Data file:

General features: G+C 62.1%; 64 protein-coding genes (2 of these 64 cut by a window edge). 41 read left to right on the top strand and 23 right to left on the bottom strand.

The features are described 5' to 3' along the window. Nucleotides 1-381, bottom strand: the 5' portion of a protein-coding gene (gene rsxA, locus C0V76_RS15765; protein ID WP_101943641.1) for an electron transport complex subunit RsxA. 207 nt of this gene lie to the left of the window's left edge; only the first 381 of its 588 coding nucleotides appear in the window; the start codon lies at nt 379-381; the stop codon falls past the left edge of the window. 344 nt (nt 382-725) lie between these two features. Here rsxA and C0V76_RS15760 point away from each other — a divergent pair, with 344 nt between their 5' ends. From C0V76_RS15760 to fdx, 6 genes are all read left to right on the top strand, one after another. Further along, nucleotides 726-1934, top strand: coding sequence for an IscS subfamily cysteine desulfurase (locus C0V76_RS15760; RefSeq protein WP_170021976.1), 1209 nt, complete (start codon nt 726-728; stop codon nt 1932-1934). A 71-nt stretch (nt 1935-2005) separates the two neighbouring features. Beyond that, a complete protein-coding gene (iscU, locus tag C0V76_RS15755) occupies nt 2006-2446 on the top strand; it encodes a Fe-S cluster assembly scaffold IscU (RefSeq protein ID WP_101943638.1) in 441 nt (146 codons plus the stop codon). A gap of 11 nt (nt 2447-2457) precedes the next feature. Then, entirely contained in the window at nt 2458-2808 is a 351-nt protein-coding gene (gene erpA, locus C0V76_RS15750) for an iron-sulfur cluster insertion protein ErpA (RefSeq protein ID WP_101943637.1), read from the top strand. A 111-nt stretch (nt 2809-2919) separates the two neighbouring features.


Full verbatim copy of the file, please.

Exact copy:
General features: G+C 62.1%; 64 protein-coding genes (2 of these 64 cut by a window edge). 41 read left to right on the top strand and 23 right to left on the bottom strand.

The features are described 5' to 3' along the window. Nucleotides 1-381, bottom strand: the 5' portion of a protein-coding gene (gene rsxA, locus C0V76_RS15765; protein ID WP_101943641.1) for an electron transport complex subunit RsxA. 207 nt of this gene lie to the left of the window's left edge; only the first 381 of its 588 coding nucleotides appear in the window; the start codon lies at nt 379-381; the stop codon falls past the left edge of the window. 344 nt (nt 382-725) lie between these two features. Here rsxA and C0V76_RS15760 point away from each other — a divergent pair, with 344 nt between their 5' ends. From C0V76_RS15760 to fdx, 6 genes are all read left to right on the top strand, one after another. Further along, nucleotides 726-1934, top strand: coding sequence for an IscS subfamily cysteine desulfurase (locus C0V76_RS15760; RefSeq protein WP_170021976.1), 1209 nt, complete (start codon nt 726-728; stop codon nt 1932-1934). A 71-nt stretch (nt 1935-2005) separates the two neighbouring features. Beyond that, a complete protein-coding gene (iscU, locus tag C0V76_RS15755) occupies nt 2006-2446 on the top strand; it encodes a Fe-S cluster assembly scaffold IscU (RefSeq protein ID WP_101943638.1) in 441 nt (146 codons plus the stop codon). A gap of 11 nt (nt 2447-2457) precedes the next feature. Then, entirely contained in the window at nt 2458-2808 is a 351-nt protein-coding gene (gene erpA, locus C0V76_RS15750) for an iron-sulfur cluster insertion protein ErpA (RefSeq protein ID WP_101943637.1), read from the top strand. A 111-nt stretch (nt 2809-2919) separates the two neighbouring features.